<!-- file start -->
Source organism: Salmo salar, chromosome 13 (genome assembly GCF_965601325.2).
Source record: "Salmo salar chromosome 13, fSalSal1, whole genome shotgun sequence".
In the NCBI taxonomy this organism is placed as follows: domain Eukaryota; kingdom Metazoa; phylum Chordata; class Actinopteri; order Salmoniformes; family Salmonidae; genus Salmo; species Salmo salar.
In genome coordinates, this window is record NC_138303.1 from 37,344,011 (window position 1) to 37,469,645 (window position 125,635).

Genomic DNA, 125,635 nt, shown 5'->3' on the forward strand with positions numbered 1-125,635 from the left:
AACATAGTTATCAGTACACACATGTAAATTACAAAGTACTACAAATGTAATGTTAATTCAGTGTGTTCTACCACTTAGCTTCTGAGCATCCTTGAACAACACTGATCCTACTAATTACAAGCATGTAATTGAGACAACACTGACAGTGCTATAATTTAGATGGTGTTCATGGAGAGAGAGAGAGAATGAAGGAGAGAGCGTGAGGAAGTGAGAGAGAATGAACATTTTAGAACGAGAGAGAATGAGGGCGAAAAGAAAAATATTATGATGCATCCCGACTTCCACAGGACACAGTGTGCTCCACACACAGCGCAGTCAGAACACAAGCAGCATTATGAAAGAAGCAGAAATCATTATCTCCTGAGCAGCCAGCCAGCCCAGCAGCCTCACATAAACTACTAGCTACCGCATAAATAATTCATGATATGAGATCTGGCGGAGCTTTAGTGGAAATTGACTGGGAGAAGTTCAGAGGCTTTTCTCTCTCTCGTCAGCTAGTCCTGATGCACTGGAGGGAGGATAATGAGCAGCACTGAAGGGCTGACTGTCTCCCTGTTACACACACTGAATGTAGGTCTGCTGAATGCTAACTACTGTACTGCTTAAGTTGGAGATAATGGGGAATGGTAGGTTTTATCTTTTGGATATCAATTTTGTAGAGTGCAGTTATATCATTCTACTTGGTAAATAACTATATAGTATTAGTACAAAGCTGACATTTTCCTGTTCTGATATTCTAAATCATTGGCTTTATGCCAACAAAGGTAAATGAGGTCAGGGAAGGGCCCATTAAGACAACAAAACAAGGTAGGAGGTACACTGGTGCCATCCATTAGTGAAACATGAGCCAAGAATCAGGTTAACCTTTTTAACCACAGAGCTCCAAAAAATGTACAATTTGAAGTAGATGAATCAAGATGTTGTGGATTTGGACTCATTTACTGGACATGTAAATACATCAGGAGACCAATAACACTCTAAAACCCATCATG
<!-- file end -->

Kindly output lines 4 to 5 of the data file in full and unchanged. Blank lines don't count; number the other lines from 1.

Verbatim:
In genome coordinates, this window is record NC_138303.1 from 37,344,011 (window position 1) to 37,469,645 (window position 125,635).

Genomic DNA, 125,635 nt, shown 5'->3' on the forward strand with positions numbered 1-125,635 from the left: